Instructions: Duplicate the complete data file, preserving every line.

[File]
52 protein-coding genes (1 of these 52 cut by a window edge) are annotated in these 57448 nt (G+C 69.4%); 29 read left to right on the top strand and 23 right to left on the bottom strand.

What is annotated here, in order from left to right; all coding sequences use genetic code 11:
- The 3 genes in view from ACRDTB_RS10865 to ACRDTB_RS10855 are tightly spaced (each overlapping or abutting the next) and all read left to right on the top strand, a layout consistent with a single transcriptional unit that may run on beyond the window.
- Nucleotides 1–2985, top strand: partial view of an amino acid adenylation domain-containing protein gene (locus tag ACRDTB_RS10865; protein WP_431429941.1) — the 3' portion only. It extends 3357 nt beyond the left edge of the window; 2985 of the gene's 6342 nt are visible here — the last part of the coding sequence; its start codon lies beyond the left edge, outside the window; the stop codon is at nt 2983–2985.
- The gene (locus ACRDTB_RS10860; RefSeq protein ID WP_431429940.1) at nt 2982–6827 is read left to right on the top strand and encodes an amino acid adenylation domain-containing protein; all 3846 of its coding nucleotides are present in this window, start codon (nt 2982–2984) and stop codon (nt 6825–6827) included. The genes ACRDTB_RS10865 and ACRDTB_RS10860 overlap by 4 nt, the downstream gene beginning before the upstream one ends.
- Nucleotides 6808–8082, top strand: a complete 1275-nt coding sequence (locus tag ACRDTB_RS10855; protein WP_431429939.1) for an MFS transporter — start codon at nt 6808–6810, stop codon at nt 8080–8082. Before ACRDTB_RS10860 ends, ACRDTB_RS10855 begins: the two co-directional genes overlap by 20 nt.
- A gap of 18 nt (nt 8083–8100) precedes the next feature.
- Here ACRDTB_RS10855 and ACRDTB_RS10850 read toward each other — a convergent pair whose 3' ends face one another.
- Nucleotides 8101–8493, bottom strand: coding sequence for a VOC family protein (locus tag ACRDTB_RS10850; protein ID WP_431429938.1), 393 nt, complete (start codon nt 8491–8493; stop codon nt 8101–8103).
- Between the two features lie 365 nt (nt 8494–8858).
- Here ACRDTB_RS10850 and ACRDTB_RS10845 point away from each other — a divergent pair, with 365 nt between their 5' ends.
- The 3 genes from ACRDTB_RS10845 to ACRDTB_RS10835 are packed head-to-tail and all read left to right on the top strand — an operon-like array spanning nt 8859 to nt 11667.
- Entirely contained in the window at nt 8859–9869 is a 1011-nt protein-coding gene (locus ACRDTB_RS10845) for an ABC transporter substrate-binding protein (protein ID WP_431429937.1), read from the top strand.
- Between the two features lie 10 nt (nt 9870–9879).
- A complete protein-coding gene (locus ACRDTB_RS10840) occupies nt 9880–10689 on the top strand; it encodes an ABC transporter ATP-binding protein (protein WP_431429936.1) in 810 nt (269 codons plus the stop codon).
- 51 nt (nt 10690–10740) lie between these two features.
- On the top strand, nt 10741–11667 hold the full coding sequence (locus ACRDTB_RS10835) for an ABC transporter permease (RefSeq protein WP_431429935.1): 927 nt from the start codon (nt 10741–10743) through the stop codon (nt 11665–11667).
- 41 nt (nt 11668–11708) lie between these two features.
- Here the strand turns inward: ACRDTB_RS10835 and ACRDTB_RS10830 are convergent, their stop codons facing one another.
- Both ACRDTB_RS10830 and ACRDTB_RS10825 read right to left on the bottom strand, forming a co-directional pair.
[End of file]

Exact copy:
52 protein-coding genes (1 of these 52 cut by a window edge) are annotated in these 57448 nt (G+C 69.4%); 29 read left to right on the top strand and 23 right to left on the bottom strand.

What is annotated here, in order from left to right; all coding sequences use genetic code 11:
- The 3 genes in view from ACRDTB_RS10865 to ACRDTB_RS10855 are tightly spaced (each overlapping or abutting the next) and all read left to right on the top strand, a layout consistent with a single transcriptional unit that may run on beyond the window.
- Nucleotides 1–2985, top strand: partial view of an amino acid adenylation domain-containing protein gene (locus tag ACRDTB_RS10865; protein WP_431429941.1) — the 3' portion only. It extends 3357 nt beyond the left edge of the window; 2985 of the gene's 6342 nt are visible here — the last part of the coding sequence; its start codon lies beyond the left edge, outside the window; the stop codon is at nt 2983–2985.
- The gene (locus ACRDTB_RS10860; RefSeq protein ID WP_431429940.1) at nt 2982–6827 is read left to right on the top strand and encodes an amino acid adenylation domain-containing protein; all 3846 of its coding nucleotides are present in this window, start codon (nt 2982–2984) and stop codon (nt 6825–6827) included. The genes ACRDTB_RS10865 and ACRDTB_RS10860 overlap by 4 nt, the downstream gene beginning before the upstream one ends.
- Nucleotides 6808–8082, top strand: a complete 1275-nt coding sequence (locus tag ACRDTB_RS10855; protein WP_431429939.1) for an MFS transporter — start codon at nt 6808–6810, stop codon at nt 8080–8082. Before ACRDTB_RS10860 ends, ACRDTB_RS10855 begins: the two co-directional genes overlap by 20 nt.
- A gap of 18 nt (nt 8083–8100) precedes the next feature.
- Here ACRDTB_RS10855 and ACRDTB_RS10850 read toward each other — a convergent pair whose 3' ends face one another.
- Nucleotides 8101–8493, bottom strand: coding sequence for a VOC family protein (locus tag ACRDTB_RS10850; protein ID WP_431429938.1), 393 nt, complete (start codon nt 8491–8493; stop codon nt 8101–8103).
- Between the two features lie 365 nt (nt 8494–8858).
- Here ACRDTB_RS10850 and ACRDTB_RS10845 point away from each other — a divergent pair, with 365 nt between their 5' ends.
- The 3 genes from ACRDTB_RS10845 to ACRDTB_RS10835 are packed head-to-tail and all read left to right on the top strand — an operon-like array spanning nt 8859 to nt 11667.
- Entirely contained in the window at nt 8859–9869 is a 1011-nt protein-coding gene (locus ACRDTB_RS10845) for an ABC transporter substrate-binding protein (protein ID WP_431429937.1), read from the top strand.
- Between the two features lie 10 nt (nt 9870–9879).
- A complete protein-coding gene (locus ACRDTB_RS10840) occupies nt 9880–10689 on the top strand; it encodes an ABC transporter ATP-binding protein (protein WP_431429936.1) in 810 nt (269 codons plus the stop codon).
- 51 nt (nt 10690–10740) lie between these two features.
- On the top strand, nt 10741–11667 hold the full coding sequence (locus ACRDTB_RS10835) for an ABC transporter permease (RefSeq protein WP_431429935.1): 927 nt from the start codon (nt 10741–10743) through the stop codon (nt 11665–11667).
- 41 nt (nt 11668–11708) lie between these two features.
- Here the strand turns inward: ACRDTB_RS10835 and ACRDTB_RS10830 are convergent, their stop codons facing one another.
- Both ACRDTB_RS10830 and ACRDTB_RS10825 read right to left on the bottom strand, forming a co-directional pair.